Pakistan: Arshad Sharif Shooting In Kenya Was Done On Purpose
He explained that the conclusion was arrived at by relevant authorities after preliminary findings of the investigation into his death...
Pakistani Interior Minister Rana Sanaullah on Tuesday, November 8 stated that the fatal shooting of journalist Arshad Sharif in Kenya was not a result of mistaken identity as revealed by Kenyan police.
In a press briefing, the minister noted that the shooting was intentional and that he was a target, adding that his two brothers, Waqar and Khurram Ahmad, who were hosting Sharif in Kenya, will be questioned over his death.
He explained that the conclusion was arrived at by relevant authorities after preliminary findings of the investigation into his death were released and part of the evidence presented in the case was analysed.
Pakistani Interior Minister Rana Sanaullah addressing the Press. /NATION.COM.PK
"Arshad Sharif's death is not a case of mistaken identity - I can say, and, on the evidence we have so far, this prima facie is a targeted killing.
"We still need to obtain more (evidence) to confirm all this...and we have asked the Kenyan government for more data," stated Sanaullah as per Reuters.
Waqar and Khurram, originally from Pakistan, also own a shooting range named Ammodump Kweni joint in Magadi, the last place the 50-year-old journalist was seen alive. The two also wield Canadian passports.
Prima facie is a common term amongst lawyers which means that based on the first impression something is accepted as correct until proven otherwise.
Sanaullah added that the three-member security team that was sent to Nairobi to unravel the death of the journalist gave him a brief, further noting that the investigation being conducted by Pakistan is yet to be completed and a plan is underway to send the trio to Dubai, where Sharif fled before coming to Kenya.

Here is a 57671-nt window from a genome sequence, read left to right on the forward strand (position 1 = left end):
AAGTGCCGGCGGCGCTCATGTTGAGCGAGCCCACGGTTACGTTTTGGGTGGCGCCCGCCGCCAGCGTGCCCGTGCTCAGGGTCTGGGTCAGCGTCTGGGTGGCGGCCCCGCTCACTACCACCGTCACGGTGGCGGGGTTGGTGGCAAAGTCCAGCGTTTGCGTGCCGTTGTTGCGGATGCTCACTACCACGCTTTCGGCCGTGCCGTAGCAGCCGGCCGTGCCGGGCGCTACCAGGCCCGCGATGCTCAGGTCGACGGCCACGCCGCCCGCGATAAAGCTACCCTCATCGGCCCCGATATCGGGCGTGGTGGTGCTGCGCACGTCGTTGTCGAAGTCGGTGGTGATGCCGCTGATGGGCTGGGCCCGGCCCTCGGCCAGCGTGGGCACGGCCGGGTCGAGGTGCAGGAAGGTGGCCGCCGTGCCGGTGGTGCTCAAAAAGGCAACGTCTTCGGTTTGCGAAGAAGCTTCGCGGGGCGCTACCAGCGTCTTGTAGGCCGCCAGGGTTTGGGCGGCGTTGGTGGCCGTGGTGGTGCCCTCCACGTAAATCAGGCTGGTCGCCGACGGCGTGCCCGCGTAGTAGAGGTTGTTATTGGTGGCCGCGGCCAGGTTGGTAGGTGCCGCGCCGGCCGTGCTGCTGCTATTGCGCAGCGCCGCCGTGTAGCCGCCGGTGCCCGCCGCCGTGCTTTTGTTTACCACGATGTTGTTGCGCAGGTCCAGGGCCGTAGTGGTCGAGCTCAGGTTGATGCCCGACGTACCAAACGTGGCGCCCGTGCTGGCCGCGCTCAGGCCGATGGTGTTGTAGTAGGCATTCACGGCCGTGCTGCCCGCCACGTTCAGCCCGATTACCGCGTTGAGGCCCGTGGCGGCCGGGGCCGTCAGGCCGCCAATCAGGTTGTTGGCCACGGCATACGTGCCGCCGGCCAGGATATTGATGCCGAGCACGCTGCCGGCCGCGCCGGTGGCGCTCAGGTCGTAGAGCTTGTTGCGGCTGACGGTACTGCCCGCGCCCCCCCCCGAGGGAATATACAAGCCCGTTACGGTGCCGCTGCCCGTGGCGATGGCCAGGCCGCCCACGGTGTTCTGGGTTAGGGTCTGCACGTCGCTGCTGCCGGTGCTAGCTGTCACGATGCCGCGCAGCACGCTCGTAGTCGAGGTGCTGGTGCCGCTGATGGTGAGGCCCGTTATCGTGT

He said the Pakistani government had already written to the Chief Justice of the country to form an independent commission to investigate the killing of the journalist.
A previous report by VICE World News, a United States (US)-based media house with bureaus worldwide, revealed that police in Kenya had shot dead the renowned journalist after he flew into the country to escape death threats towards him over his criticism of Pakistan's military and the government.
Friends and colleagues of Sharif believed that he could have been intentionally targeted for his views as he was charged in several cities in Pakistan with sedition for his alleged anti-government comments.
Former Pakistan Prime Minister Imran Khan said in a statement on Twitter that Sharif “paid the ultimate price for speaking the truth – his life.”
“He had to leave the country and be in hiding abroad but he continued to speak the truth on social media, exposing the powerful. Today the entire nation mourns his death," he wrote on Monday, October 24 when news of the journalist's death went viral across the country and around the world.
In Kenya, a report filed by the General Service Unit (GSU) revealed that the occupants in Sharif's vehicle had shot at one of the GSU officers, injuring him.
"The four officers in a Toyota Landcruiser rushed to erect a roadblock with a view of intercepting the said vehicle. On reaching the barrier, he was challenged to stop but he defied and opened fire at our officers which triggered them to respond.
The confession countered information from an initial report whereby the driver of the ill-fated vehicle drove into a friend's compound after they were attacked in what was a case of mistaken identity.